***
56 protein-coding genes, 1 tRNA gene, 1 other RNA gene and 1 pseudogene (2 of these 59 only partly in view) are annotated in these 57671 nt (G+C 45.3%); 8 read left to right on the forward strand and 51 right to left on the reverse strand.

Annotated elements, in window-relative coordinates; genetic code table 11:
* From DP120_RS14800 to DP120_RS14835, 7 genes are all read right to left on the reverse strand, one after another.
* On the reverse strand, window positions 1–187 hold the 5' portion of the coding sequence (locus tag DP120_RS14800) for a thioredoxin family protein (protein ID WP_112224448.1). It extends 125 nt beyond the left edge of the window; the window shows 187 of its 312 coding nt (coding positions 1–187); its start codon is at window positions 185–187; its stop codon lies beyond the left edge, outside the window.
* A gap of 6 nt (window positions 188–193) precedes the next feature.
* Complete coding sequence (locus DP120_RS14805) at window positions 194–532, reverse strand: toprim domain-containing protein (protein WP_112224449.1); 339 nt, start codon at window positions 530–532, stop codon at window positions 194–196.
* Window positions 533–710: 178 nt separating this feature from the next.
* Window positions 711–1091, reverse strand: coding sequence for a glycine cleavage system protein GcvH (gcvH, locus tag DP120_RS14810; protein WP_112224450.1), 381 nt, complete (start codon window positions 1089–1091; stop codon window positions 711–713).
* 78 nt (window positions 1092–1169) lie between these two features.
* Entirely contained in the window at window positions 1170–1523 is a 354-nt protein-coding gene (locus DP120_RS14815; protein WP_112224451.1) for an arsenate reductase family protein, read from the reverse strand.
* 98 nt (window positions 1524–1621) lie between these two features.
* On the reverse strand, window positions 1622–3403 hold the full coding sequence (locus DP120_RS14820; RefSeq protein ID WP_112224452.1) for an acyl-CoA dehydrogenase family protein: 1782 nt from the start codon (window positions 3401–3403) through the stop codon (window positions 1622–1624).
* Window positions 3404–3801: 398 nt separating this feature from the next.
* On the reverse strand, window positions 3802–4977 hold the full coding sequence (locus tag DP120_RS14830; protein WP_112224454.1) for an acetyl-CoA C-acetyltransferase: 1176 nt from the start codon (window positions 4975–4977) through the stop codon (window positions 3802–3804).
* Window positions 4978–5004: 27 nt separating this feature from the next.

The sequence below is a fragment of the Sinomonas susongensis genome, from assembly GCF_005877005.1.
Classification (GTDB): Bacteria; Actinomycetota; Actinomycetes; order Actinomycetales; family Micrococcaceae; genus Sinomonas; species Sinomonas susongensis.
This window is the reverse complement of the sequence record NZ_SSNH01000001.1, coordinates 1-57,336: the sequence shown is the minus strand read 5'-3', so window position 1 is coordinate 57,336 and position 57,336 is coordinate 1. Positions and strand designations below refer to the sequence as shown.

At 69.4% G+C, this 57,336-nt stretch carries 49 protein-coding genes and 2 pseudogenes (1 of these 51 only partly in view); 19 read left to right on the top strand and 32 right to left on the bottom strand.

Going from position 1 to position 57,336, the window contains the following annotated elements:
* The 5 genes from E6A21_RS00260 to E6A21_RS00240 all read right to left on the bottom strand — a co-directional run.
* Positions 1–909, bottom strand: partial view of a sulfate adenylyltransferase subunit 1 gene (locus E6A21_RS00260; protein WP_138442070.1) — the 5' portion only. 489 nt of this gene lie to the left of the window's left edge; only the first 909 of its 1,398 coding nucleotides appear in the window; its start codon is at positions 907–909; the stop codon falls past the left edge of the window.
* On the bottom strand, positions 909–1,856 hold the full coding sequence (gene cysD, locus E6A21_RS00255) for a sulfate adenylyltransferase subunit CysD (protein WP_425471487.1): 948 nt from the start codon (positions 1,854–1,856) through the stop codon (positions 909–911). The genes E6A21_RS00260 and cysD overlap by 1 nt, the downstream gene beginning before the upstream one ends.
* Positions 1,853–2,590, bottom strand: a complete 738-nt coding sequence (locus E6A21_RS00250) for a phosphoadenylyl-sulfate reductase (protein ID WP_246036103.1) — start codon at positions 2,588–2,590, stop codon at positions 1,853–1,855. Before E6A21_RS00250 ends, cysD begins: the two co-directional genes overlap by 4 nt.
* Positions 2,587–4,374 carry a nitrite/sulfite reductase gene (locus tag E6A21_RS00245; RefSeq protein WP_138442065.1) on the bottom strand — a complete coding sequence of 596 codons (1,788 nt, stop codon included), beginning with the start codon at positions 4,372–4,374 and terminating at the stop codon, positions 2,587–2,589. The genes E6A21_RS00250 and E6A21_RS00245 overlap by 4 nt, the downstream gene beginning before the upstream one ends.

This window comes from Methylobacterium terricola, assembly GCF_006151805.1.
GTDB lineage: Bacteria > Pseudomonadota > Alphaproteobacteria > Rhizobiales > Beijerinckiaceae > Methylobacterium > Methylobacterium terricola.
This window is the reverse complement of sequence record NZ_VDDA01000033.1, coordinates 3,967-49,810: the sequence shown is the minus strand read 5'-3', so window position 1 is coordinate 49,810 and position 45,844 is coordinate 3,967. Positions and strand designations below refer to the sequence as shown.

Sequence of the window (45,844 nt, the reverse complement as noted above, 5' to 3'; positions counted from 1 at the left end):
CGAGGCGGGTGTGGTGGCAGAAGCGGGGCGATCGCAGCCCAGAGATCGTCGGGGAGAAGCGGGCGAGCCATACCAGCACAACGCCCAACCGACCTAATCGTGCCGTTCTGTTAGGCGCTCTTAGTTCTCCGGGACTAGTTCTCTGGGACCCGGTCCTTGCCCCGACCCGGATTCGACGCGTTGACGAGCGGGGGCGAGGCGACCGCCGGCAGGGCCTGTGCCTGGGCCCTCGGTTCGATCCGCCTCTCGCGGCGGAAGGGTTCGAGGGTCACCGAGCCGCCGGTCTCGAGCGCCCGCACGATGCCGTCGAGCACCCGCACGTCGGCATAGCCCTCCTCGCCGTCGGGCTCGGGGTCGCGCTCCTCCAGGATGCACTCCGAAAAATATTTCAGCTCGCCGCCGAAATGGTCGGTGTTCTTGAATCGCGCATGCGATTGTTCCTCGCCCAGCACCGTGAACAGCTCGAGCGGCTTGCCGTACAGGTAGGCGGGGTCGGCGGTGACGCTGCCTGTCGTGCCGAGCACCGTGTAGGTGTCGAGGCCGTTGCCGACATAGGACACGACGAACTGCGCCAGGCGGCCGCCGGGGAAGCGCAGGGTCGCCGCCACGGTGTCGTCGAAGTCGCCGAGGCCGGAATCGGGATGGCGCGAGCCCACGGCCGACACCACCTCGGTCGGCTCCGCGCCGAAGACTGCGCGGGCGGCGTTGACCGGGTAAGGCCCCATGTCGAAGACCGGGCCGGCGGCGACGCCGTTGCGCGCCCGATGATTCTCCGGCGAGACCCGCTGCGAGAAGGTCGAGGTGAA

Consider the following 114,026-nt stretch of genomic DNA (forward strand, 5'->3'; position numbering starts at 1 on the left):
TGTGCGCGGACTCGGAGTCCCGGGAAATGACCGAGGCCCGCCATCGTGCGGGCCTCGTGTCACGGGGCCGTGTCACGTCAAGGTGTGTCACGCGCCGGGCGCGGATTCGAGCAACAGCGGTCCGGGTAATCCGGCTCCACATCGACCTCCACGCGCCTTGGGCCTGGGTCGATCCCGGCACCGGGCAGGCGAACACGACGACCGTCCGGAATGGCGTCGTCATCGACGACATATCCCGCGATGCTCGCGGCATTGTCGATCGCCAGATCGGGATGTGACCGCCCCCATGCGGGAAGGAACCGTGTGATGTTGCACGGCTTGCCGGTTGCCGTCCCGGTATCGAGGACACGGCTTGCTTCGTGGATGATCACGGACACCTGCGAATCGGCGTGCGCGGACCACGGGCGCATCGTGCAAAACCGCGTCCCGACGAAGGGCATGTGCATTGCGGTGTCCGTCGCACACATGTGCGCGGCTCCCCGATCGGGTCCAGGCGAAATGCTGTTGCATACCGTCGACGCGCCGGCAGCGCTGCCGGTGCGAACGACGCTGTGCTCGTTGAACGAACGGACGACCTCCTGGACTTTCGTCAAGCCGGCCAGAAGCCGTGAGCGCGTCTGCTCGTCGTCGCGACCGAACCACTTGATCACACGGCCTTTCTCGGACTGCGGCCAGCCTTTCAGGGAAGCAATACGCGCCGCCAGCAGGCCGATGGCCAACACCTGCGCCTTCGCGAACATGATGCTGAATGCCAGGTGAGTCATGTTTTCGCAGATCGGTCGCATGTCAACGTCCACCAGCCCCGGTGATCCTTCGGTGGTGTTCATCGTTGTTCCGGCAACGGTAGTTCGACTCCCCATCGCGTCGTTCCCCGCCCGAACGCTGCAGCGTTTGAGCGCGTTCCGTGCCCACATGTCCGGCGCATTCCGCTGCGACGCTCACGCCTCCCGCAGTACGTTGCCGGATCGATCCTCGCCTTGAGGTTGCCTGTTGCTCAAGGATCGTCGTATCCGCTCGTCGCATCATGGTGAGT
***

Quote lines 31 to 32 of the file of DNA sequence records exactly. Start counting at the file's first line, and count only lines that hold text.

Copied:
Consider the following 114,026-nt stretch of genomic DNA (forward strand, 5'->3'; position numbering starts at 1 on the left):
TGTGCGCGGACTCGGAGTCCCGGGAAATGACCGAGGCCCGCCATCGTGCGGGCCTCGTGTCACGGGGCCGTGTCACGTCAAGGTGTGTCACGCGCCGGGCGCGGATTCGAGCAACAGCGGTCCGGGTAATCCGGCTCCACATCGACCTCCACGCGCCTTGGGCCTGGGTCGATCCCGGCACCGGGCAGGCGAACACGACGACCGTCCGGAATGGCGTCGTCATCGACGACATATCCCGCGATGCTCGCGGCATTGTCGATCGCCAGATCGGGATGTGACCGCCCCCATGCGGGAAGGAACCGTGTGATGTTGCACGGCTTGCCGGTTGCCGTCCCGGTATCGAGGACACGGCTTGCTTCGTGGATGATCACGGACACCTGCGAATCGGCGTGCGCGGACCACGGGCGCATCGTGCAAAACCGCGTCCCGACGAAGGGCATGTGCATTGCGGTGTCCGTCGCACACATGTGCGCGGCTCCCCGATCGGGTCCAGGCGAAATGCTGTTGCATACCGTCGACGCGCCGGCAGCGCTGCCGGTGCGAACGACGCTGTGCTCGTTGAACGAACGGACGACCTCCTGGACTTTCGTCAAGCCGGCCAGAAGCCGTGAGCGCGTCTGCTCGTCGTCGCGACCGAACCACTTGATCACACGGCCTTTCTCGGACTGCGGCCAGCCTTTCAGGGAAGCAATACGCGCCGCCAGCAGGCCGATGGCCAACACCTGCGCCTTCGCGAACATGATGCTGAATGCCAGGTGAGTCATGTTTTCGCAGATCGGTCGCATGTCAACGTCCACCAGCCCCGGTGATCCTTCGGTGGTGTTCATCGTTGTTCCGGCAACGGTAGTTCGACTCCCCATCGCGTCGTTCCCCGCCCGAACGCTGCAGCGTTTGAGCGCGTTCCGTGCCCACATGTCCGGCGCATTCCGCTGCGACGCTCACGCCTCCCGCAGTACGTTGCCGGATCGATCCTCGCCTTGAGGTTGCCTGTTGCTCAAGGATCGTCGTATCCGCTCGTCGCATCATGGTGAGT